March

Congratulations to Clare Cavanagh on New Translations

March 1, 2018

Slavic Department Chair Clare Cavanagh received praise for her translation of Slight Exaggeration by Adam Zagajewski.  The book was reviewed  in The New York Times on July 19, 2017.  Zagajewski's book was first published in Polish in 2011.

In the review, Daisy Fried quotes Zagajewski: “A good definition of poetry … a slight exaggeration, until we make ourselves at home in it. Then it becomes the truth. But when we leave it again — since permanent residence is impossible  — it becomes once more a slight exaggeration.”  Fried notes that readers of the poems will recognize Zagajewski's preoccupation with Lvov, "a city lost to his parents and their friends after Poland ceded it to the Soviet Ukraine after WWII."  Slight Exaggeration was also featured in the Briefly Noted section of the June 5 and 12 issues of The New Yorker.

Professor Cavanagh's other new book of translated Polish poems is Magnetic Point: Selected Poems, 1968-2014. Poetry by Ryszard Krynicki.  Born in 1943 in a Nazi labor camp in Austria, Krynicki is one of the greatest poets of postwar Poland.

January

Thank you, Irwin Weil!

January 10, 2018

We thank Professor Emeritus Irwin Weil for his recent generous gift to the Irwin Weil Fund for Russian and Slavic Studies, which he established in 2000.  The new name of the Fund will be The Irwin and Vivian M. Weil Fund, which supports a wide range of activities designed to enhance undergraduate and graduate education in Slavic at Northwestern.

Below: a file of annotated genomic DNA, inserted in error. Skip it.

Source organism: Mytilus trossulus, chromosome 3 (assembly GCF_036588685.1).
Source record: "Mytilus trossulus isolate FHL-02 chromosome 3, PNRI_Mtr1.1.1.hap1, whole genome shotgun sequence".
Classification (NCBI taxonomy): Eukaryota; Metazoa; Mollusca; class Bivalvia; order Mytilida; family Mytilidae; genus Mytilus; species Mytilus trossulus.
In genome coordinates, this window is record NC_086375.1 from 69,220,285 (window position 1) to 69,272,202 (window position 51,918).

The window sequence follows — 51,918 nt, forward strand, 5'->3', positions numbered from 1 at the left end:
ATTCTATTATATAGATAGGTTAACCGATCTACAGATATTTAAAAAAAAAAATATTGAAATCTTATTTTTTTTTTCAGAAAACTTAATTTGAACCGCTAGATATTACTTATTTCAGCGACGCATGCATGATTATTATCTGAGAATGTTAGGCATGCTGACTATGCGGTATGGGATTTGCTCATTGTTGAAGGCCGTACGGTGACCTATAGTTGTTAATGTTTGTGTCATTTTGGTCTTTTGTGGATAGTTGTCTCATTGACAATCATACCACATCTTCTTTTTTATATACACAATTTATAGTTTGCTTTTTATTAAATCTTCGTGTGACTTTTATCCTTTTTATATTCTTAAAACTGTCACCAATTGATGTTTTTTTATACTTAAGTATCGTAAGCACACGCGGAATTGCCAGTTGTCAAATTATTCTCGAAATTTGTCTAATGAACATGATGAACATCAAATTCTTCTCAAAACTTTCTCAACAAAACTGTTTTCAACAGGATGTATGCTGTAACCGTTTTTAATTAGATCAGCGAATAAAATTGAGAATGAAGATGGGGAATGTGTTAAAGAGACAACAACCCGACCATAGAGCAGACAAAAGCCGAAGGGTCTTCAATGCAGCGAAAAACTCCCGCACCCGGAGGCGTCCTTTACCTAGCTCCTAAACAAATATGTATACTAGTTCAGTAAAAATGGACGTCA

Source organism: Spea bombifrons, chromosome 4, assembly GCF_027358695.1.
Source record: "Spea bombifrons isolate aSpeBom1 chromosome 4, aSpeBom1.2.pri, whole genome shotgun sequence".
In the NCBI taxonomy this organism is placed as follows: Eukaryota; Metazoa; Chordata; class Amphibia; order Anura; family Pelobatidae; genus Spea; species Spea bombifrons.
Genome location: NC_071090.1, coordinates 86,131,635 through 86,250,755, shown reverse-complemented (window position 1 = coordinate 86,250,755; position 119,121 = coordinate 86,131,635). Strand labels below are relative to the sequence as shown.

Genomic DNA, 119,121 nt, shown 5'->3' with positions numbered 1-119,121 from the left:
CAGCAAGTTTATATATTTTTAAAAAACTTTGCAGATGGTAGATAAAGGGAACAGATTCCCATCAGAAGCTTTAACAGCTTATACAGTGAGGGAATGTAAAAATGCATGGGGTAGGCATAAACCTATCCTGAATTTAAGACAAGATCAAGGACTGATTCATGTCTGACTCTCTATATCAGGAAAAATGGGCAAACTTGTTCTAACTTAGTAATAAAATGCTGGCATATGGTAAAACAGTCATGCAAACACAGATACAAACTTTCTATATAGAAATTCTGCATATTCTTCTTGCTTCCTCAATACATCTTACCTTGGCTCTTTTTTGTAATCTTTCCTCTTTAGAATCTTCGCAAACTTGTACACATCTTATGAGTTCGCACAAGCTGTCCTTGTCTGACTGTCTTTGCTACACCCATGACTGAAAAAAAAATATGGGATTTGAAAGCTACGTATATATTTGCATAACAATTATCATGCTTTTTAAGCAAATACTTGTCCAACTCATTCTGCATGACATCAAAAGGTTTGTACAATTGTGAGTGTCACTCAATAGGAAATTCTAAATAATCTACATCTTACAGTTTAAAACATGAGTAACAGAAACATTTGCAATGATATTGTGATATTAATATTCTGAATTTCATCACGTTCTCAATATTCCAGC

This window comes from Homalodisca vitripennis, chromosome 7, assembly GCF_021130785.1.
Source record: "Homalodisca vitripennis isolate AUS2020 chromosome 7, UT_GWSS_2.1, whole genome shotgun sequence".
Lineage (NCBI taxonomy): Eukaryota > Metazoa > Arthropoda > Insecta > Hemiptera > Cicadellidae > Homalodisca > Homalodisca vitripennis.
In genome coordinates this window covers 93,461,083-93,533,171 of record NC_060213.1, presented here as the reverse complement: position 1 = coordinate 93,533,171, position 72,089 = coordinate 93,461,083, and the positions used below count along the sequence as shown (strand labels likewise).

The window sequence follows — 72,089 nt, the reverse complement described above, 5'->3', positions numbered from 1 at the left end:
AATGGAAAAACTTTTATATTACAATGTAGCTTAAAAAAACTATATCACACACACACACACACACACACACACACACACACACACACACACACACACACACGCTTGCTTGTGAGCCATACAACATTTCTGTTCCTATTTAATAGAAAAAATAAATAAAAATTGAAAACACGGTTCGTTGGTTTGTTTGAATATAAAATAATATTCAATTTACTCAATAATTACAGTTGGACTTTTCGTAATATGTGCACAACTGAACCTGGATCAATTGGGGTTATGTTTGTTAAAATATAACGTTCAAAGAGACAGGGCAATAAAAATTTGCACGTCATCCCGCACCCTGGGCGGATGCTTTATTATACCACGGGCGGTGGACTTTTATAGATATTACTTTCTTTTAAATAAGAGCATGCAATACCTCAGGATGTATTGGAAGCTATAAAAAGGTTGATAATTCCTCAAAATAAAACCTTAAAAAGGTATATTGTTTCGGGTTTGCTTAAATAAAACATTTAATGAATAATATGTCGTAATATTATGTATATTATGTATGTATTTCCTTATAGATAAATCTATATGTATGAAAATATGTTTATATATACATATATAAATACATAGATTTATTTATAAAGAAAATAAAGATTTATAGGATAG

We are pleased to announce a new grant, the Irwin and Vivian M. Weil Travel and Language Study Grant for undergraduate and graduate studies.  To apply for this grant, students should complete and submit this application to the department, along with a budget and proof of acceptance into a language study program (or presentation at a conference).  Applications will be reviewed on a rolling basis.

Professor Weil is a founder of the American Council of Teachers of Russian.  He earned his PhD at Harvard, where he taught before coming to teach at Northwestern University in 1966.  By then, he had already been travelling and working in the USSR for six years, laying a foundation for his future work in USA-USSR/Russia relations. He participated in many Soviet, later Russian, projects to bring public attention to Russian culture and its relations with American culture, including a TV competition in knowledge of world literature, between Soviet and American high school students.  In 2004, with his Russian counterpart, Professor Marina Kaul, Weil established an American Studies Center at the Russian State University for the Humanities, which he continues to visit, meeting with colleagues and students.  Professor Weil also studied Russian music in the context of Russian culture, and for many years taught a unique course in the Slavic Department—Folklore, Music, Poetry—with Dr. Natalia Lyashenko of the Northwestern University Music School. 

Weil's book, From the Cincinnati Reds to the Moscow Reds: The Memoirs of Irwin Weil, earned a positive review in Russian via the Independent Newspaper, written by Vladimir Kataev.  The book was published in English in May 2015.

Back to top